It was very sad, and made much bad feeling against the British in Dublin at that time.

Orpen describing the Bachelor's Walk Massacre in 'Stories of Old Ireland and Myself, 1924

Black Sunday

Orpen’s illustrated letters to his patron and lover, Mrs St George, suggest that his sympathies often lay with the Irish at this time. One striking sketch features a Volunteer who resembles Orpen clutching a rifle in Howth, possibly indicating that the artist identified with their efforts on that July day in Dublin. Another sketch, entitled ‘Black Sunday’, dramatizes the tragic events of the Bachelor’s Walk Massacre. In a composition that recalls Goya’s iconic painting The Third of May 1808 – commemorating Spanish resistance to the occupying Napoleon army – Orpen depicts British soldiers firing point-blank into the crowd and bayoneting women, as nearby victims cover their face or throw their hands up in horror. The soldiers wear tartan trousers and bonnets, identifying them as the King’s Own Scottish Borderers; Orpen would later draw men of the same regiment as a war artist in France.

Ireland! Romance, laughter, and tears!

Orpen in 'Stories of Old Ireland and Myself', 1924

Orpen and Old Ireland

Orpen published his sentimental memoir of Ireland in 1924, three years after publishing his popular WWI memoir, An Onlooker in France, 1917-1919. Stories of Old Ireland and Myself features amusing anecdotes alongside eye-witness accounts of major political developments in pre-War Ireland, including the 1913 Dublin Lockout and Howth gun-running. However, despite his obvious affection for his home country, Orpen returned to Ireland for just a single day between 1915 and the end of his life in 1931. Notably, in a 1929 letter to Lady Gregory (private collection), Orpen writes: 

‘When I am allowed to come to Ireland without danger – I most certainly will but at present – and for years past – it seems to me just taking a risk – of asking for it.’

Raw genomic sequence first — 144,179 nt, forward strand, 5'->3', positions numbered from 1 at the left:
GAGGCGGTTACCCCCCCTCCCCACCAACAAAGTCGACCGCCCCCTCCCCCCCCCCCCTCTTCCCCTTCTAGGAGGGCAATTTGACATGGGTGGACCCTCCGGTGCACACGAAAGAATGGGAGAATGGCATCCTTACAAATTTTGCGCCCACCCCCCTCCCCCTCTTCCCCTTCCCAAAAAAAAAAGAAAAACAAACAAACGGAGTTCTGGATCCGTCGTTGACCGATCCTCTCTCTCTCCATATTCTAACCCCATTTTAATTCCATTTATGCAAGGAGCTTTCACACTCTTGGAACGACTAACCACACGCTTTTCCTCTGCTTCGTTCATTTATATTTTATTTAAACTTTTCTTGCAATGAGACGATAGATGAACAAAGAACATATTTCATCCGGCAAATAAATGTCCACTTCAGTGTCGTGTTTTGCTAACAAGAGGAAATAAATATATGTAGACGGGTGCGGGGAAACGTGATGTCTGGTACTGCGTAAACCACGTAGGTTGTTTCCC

His memoir of Ireland was possibly an attempt to win favour with the New Ireland, and to mitigate his close associations with the British military establishment – particularly his friendship with Major A.N. Lee, who played a significant role in suppressing the Easter Rising and in arranging the executions of the 1916 revolutionary leaders.

A new era has come to the land...No longer are men and women hanged “for the wearing of the green.” Now the shamrock has its place in the sun, and long may it remain there, green and verdant.

Orpen in 'Stories of Old Ireland and Myself', 1924

William Orpen's illustrated letters and memoirs feature in the Decade of Centenaries exhibition, Roller Skates & Ruins, on view in Room 11 at the National Gallery of Ireland until 10 March 2024.

Further Reading

William Orpen, Stories of Old Ireland & Myself, London: Williams and Norgate, 1924

Robert Upstone (ed.), William Orpen: Politics, Sex & Death, London: Philip Wilson, 2005


Marie Lynch, ESB CSIA Fellow

Published online: 2023